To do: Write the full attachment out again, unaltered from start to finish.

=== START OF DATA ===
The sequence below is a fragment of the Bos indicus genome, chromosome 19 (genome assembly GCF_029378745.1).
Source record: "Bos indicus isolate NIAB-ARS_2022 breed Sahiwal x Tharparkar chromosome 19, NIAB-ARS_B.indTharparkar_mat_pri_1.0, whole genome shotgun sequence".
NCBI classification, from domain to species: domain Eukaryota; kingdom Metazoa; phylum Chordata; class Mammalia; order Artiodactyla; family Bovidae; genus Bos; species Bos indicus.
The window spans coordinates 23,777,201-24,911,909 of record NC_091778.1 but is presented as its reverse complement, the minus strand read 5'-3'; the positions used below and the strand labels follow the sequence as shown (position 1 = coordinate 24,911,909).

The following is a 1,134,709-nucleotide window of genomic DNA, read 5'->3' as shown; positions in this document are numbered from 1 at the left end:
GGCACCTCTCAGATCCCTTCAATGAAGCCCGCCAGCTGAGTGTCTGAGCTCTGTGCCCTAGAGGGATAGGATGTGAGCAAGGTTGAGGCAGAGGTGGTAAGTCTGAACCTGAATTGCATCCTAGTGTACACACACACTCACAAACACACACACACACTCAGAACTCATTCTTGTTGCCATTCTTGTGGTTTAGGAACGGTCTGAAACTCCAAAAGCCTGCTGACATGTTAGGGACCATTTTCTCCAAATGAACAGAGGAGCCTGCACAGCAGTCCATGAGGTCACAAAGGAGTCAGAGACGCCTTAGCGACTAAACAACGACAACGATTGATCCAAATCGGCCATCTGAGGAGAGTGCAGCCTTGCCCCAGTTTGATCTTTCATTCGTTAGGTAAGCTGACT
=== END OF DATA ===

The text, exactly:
The sequence below is a fragment of the Bos indicus genome, chromosome 19 (genome assembly GCF_029378745.1).
Source record: "Bos indicus isolate NIAB-ARS_2022 breed Sahiwal x Tharparkar chromosome 19, NIAB-ARS_B.indTharparkar_mat_pri_1.0, whole genome shotgun sequence".
NCBI classification, from domain to species: domain Eukaryota; kingdom Metazoa; phylum Chordata; class Mammalia; order Artiodactyla; family Bovidae; genus Bos; species Bos indicus.
The window spans coordinates 23,777,201-24,911,909 of record NC_091778.1 but is presented as its reverse complement, the minus strand read 5'-3'; the positions used below and the strand labels follow the sequence as shown (position 1 = coordinate 24,911,909).

The following is a 1,134,709-nucleotide window of genomic DNA, read 5'->3' as shown; positions in this document are numbered from 1 at the left end:
GGCACCTCTCAGATCCCTTCAATGAAGCCCGCCAGCTGAGTGTCTGAGCTCTGTGCCCTAGAGGGATAGGATGTGAGCAAGGTTGAGGCAGAGGTGGTAAGTCTGAACCTGAATTGCATCCTAGTGTACACACACACTCACAAACACACACACACACTCAGAACTCATTCTTGTTGCCATTCTTGTGGTTTAGGAACGGTCTGAAACTCCAAAAGCCTGCTGACATGTTAGGGACCATTTTCTCCAAATGAACAGAGGAGCCTGCACAGCAGTCCATGAGGTCACAAAGGAGTCAGAGACGCCTTAGCGACTAAACAACGACAACGATTGATCCAAATCGGCCATCTGAGGAGAGTGCAGCCTTGCCCCAGTTTGATCTTTCATTCGTTAGGTAAGCTGACT